Nutrition: You might also be able to reduce the frequency or severity of the symptoms by limiting the intake of foods containing non-organic dyes, which have been linked to hyperactivity. Controlling sugar consumption can also be helpful as well as supplementing with Omegas. Including plenty of varied fruits and vegetables as well as non-processed foods is key to brain health. Ensuring appropriate hydration is also essential for brain function and overall health. IQRx works with our Juice Plus partners in improving nutrition and a healthy lifestyle (mdevarona.juiceplus.com). IQRx counts with support of a licensed nutritionist for additional consultations when needed.
Exercise: Physical exercise is also effective to manage some ADD/ADHD symptoms and overall brain health. Exercise has been found to reduce brain cell loss, reduce risk of depression and anxiety, and help you sleep better. Exercising regularly increases blood flow therefore achieving better brain oxygenation. Children should exercise 60 minutes per day of moderate to vigorous exercise including bone and muscle training at least 3 days a week. Adults should exercise at least 150 minutes of moderate exercise (or 75 of vigorous exercise) and muscle strengthening twice a week.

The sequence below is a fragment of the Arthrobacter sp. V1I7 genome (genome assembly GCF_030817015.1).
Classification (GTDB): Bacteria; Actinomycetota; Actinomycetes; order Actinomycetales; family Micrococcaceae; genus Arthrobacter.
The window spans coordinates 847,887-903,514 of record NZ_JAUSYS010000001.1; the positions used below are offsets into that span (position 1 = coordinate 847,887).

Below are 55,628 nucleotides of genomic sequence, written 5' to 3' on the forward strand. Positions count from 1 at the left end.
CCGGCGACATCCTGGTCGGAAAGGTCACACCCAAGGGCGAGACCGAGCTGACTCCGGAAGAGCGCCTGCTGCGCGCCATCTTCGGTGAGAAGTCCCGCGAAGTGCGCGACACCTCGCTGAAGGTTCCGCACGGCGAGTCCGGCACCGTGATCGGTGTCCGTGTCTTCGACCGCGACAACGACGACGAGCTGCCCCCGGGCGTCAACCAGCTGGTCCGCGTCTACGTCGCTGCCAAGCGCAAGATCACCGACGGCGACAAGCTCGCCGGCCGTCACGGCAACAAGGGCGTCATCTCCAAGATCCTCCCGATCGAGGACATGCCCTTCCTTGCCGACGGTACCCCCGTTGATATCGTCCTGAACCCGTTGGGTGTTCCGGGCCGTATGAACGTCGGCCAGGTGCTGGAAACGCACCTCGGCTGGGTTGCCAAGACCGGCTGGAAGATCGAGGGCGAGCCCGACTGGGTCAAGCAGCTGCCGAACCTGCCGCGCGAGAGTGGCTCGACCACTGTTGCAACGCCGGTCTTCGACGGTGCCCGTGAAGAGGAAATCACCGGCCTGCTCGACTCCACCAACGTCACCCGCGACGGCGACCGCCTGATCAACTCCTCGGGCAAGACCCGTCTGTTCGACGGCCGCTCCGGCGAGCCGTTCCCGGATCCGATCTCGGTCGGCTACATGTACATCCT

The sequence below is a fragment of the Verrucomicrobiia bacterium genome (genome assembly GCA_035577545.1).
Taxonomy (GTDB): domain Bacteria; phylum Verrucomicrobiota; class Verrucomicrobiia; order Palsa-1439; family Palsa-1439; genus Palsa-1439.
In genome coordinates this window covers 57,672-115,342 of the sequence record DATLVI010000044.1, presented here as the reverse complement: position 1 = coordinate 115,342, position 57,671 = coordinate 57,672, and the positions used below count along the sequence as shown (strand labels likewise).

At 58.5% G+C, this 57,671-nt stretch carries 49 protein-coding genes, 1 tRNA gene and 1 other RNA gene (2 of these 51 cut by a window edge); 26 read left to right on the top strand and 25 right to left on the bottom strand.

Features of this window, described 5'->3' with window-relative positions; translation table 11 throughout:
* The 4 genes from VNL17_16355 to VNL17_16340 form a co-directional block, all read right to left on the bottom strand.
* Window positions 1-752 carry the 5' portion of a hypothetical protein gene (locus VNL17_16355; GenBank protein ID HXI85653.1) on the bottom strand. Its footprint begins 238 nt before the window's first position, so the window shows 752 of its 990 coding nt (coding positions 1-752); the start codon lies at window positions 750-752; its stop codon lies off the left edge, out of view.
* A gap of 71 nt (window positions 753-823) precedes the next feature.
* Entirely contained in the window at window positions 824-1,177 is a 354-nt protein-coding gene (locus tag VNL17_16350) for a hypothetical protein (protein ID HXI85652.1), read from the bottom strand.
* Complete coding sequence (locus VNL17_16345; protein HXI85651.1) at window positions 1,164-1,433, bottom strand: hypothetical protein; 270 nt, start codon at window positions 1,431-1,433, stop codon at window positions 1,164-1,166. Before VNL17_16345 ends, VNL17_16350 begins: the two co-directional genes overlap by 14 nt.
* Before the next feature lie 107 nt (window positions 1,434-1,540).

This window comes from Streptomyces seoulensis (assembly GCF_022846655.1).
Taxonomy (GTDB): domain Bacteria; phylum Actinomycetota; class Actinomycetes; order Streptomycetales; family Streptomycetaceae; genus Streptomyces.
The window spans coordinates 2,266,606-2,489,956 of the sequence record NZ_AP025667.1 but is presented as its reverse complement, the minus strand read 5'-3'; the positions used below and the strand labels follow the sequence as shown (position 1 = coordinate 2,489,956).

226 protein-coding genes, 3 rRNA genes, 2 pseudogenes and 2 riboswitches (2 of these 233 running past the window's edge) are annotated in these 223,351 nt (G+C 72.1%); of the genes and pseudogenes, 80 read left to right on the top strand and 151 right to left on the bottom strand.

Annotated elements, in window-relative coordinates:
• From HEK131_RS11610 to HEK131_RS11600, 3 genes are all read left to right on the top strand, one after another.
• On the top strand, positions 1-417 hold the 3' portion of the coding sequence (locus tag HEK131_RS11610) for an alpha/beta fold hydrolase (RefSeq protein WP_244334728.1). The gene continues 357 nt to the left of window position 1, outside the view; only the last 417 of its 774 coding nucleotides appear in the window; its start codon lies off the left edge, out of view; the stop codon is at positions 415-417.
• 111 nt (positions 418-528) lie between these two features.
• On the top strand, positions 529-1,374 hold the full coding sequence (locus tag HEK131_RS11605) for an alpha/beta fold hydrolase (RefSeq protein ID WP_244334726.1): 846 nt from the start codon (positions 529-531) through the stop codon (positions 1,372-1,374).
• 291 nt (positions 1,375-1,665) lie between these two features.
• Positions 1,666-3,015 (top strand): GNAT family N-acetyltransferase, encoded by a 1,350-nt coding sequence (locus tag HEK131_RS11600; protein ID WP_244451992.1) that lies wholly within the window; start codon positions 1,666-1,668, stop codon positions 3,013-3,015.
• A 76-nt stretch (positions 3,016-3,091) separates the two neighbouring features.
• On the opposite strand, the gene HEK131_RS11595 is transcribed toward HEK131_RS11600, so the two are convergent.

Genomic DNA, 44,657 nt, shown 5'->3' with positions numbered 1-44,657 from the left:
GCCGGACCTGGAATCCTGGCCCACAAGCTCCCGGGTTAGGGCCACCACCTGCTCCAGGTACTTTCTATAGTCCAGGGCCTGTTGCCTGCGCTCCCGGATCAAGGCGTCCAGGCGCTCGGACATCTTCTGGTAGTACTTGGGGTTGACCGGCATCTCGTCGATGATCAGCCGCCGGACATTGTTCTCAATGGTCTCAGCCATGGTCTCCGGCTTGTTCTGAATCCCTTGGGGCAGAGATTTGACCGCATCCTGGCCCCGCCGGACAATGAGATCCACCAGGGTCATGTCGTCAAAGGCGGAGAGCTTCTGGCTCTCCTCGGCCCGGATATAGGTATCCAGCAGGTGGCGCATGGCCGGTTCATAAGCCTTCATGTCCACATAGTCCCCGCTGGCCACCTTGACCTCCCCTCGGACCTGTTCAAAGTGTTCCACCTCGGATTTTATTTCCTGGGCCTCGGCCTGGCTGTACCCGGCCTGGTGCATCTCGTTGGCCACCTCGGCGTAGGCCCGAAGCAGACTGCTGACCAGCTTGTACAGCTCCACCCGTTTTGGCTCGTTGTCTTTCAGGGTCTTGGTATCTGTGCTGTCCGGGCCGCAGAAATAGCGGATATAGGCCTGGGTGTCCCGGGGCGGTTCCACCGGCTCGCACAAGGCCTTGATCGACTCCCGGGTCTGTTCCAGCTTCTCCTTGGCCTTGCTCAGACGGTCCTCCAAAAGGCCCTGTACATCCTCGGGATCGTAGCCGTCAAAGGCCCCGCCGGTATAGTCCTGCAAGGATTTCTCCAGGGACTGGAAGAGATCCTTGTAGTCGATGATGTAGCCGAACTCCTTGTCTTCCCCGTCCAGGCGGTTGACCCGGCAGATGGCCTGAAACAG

Sleep Habits: Getting the proper amount of sleep is known to optimize mental functioning. While sleeping, the brain is regenerating neurons and consolidating memory. There are tables to offer guidance as to how much sleep is needed per age. In general, preschoolers (3 - 5 years old) require 10 - 13 hours a day including naps. Elementary students (6 - 12 years old) need 9 - 12 hours a day. Teenagers (13 - 18) need 8 - 10 hours a day and adults (> 18 years old) require at least 7 hours a day. There are natural ways to ensure proper sleep health such as using aromatherapy, essential oils, specific teas, white noise, ensuring no electronics are emitting light, removing mobile phones and other electronics from the room or not keeping them nearby, using melatonin.
Protecting the Brain: Wear helmets when riding bicycles, motorcycles, mopeds, horses, etc., and when playing contact sports like football or rugby. Protect the brain from chemical contaminants in the environment as well as in food or by avoiding drugs, cigarette, and alcohol consumption.